This is a continuation of my story about our trip to Budapest. Our trip took place in April 2018 and lasted for two weeks. We were lucky to visit Hungarian village Tapolca, to spend a few days in Vienna and to rest in beautiful Austrian village Hallstatt. We planned five days for Budapest. However, notes about each of those days separately may serve as a good guidance for your trip even if you stay in this wonderful city just for one or two days. This article describes a tour that covers almost all the sights in Budapest. Are you ready to walk a lot?
The next 34,5 km walking through Budapest
The next day early in the morning at the train station we met our friend, who arrived from Prague for a weekend to join us. At the picture you can see the main entrance to the train station Keleti-pu.
Together we headed to Heroes’ Square (hung. Hősök tere). We planned to see Dracula’s Castle, the building of the most prestigious bathhouse in the city and the city park Városliget itself. This park is so beautiful in the spring time! I was surprised that the trees that are usually blooming one after another in Almaty bloomed here simultaneously: syringa (both white and purple), chestnut, elderberry, acacia. At the same time there was poplar fluff flying here and there, yellow dandelions were dazzling on the lawn, tulips and forget-me-nots were blooming! What a bouquet!
Walk along Andrássy Avenue
Heroes’ Square is famous for being framed for the celebration of the Hungarian Millennium in 1896.. Andrassy Avenue leads directly to the city centre. It is actually a solemn path to the Heroes’ Square. Along Andrassy Avenue there is a cosy alley. You will see the House of Terror (the museum of fascism) and the building of the Opera House on the same avenue.
The House of Terror (museum of fascism) is designed completely without mercy to anyone’s feelings, they say. They demonstrated everything the way it use to be at real. It wasn’t something I wanted to see, I reread many Novels by Erich Maria Remarque, seeing thing he has described in his books with my own eyes … would be too scary.
The opera house, which we saw a little later, was under reconstruction. We could not find a good point of view to take a nice photo.
Lunch in Jewish tradition
After lunch we realized that we have already completed the day plan for viewing the sights of Pest. Therefore we decided to go again in the direction of the Buda Castle, so we could be there in the the evening time and see the lights of the city from above. We passed by our friend’s hostel, so he could leave his backpack there. Flow Hostel is located on the fourth floor of a residential building, and it was also interesting to look inside. Building is quite unusual. Then we moved to the “Liberty Bridge” (Szabadság híd). It leads directly to the Citadel. Hapsburgs built this Citadel in 1854 after the Hungarian revolution (they suppressed the people, and decided to protect themselves with a wall).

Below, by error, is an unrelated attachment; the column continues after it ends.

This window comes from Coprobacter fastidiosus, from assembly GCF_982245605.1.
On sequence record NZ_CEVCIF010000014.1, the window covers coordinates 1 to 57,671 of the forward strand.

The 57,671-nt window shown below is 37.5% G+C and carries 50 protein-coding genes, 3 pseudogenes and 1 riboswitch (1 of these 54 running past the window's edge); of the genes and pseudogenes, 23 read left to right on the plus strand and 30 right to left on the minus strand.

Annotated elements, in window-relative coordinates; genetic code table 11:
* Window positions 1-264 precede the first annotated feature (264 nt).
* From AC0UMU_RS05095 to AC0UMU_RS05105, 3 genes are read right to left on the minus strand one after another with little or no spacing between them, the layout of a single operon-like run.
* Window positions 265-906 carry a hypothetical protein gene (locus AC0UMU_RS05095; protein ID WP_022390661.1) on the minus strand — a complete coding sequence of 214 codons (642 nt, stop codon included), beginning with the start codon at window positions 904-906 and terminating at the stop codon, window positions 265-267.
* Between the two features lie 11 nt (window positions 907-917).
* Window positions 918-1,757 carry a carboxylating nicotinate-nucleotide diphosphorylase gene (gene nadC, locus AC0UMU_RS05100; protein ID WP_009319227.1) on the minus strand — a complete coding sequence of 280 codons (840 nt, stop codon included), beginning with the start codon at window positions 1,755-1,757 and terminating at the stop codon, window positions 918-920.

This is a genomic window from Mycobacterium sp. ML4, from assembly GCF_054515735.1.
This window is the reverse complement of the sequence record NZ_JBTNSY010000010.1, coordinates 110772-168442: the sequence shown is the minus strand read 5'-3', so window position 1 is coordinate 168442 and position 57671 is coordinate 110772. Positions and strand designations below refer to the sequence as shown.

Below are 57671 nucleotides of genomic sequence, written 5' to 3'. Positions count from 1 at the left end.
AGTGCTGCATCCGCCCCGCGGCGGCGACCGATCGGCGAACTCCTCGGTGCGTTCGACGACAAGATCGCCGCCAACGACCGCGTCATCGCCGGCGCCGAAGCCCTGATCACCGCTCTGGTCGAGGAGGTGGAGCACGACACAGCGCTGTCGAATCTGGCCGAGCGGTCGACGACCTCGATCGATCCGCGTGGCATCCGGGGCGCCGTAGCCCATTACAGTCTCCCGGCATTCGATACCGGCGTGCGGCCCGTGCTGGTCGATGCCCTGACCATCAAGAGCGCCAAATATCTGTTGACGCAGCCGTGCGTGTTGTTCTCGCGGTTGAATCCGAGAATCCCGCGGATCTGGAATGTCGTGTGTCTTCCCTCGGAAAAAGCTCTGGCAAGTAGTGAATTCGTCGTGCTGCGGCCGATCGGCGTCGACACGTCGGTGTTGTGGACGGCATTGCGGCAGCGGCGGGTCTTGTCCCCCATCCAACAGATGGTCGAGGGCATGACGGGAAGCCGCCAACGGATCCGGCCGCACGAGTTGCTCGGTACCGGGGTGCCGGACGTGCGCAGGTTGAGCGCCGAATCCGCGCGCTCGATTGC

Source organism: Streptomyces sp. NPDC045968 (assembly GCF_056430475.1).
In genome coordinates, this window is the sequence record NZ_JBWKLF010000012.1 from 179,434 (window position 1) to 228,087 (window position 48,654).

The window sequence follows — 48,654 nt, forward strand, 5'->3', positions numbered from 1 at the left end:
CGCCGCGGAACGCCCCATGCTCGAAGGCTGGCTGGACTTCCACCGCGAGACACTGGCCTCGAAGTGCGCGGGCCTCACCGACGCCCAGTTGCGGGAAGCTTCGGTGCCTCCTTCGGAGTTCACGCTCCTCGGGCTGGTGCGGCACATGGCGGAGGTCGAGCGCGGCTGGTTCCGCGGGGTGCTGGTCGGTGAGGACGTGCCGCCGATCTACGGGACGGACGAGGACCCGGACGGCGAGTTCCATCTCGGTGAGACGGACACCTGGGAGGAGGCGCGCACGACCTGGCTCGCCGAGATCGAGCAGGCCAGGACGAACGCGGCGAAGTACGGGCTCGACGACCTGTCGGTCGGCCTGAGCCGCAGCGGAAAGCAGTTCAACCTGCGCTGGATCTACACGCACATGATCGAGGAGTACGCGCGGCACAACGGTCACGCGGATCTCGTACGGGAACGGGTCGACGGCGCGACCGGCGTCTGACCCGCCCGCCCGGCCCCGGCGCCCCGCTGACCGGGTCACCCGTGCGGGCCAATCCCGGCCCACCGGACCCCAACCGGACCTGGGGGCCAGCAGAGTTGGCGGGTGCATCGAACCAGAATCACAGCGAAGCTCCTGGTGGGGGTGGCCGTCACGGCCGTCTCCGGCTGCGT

On the other side of the hill there is a big beautiful park! We did not miss the opportunity to lie down a bit on the grass in the shade of the trees. Our feet were tired of walking and 15 minutes of rest in such a quiet park were so pleasant!
After that we climbed to the top and enjoyed the views. Having gone down we approached the Buda Castle from the other side. From the side of Citadel the ascent seemed to be quite fast. By 6 pm we were at the castle. We managed to walk again through the Fishermen’s Bastion and around the Matthias Church. We waited for the darkness on the square in front of the castle and enjoyed the views of the night city lights.
Hungarian national cuisine in vegan version
We were lucky to find a purely vegan restaurant for dinner this evening! YES YES! The dish on the pictures is cruelty-free! However, we are not one of those who miss the taste of meat. The sausages were just as usual ones and that was kind of… weird and not comfortable. Well, we would not cook this at home, but the fact that we were able to try a national dish in a new country without sacrificing our views on the world brought us great satisfaction. On the picture you see traditional cabbage rolls (stuffed with rice with seitan, a side dish of sour stewed cabbage). It was good and special! However, they have varied menu, it is not necessary to order seitan! 😀 And desserts are just amazing! Yammm!!!! At the same time, prices were even lower than in other restaurants with a regular menu (we spent less then 8000 HUF for two). Moreover, the restaurant has many visitors and it is fascinating! So, for those who are just thinking of switching to veganism and who is afraid they will miss animal products – this restaurant will be a godsend, for sure!
Unfortunately, our friend was not as enthusiastic as we were. His choice was pizza Margherita with vegan cheese. “It tastes fine, but after a couple of hours I will be hungry again,” was his conclusion. However he was right, so if you have a strong appetite, better order something more satiating than pizza. Probably, Stas would also order seitan if we explained him what it is. He tried our dish as well and he liked it. Restaurant’s name is Napfényes Cukrászda és Pékség (Address: Ferenciek tere 2, 1053).
As a result, on the second day in Budapest we walked 34.5 km! We arrived at the hotel with a subway very tired but satisfied. Our route is sketched on the map here: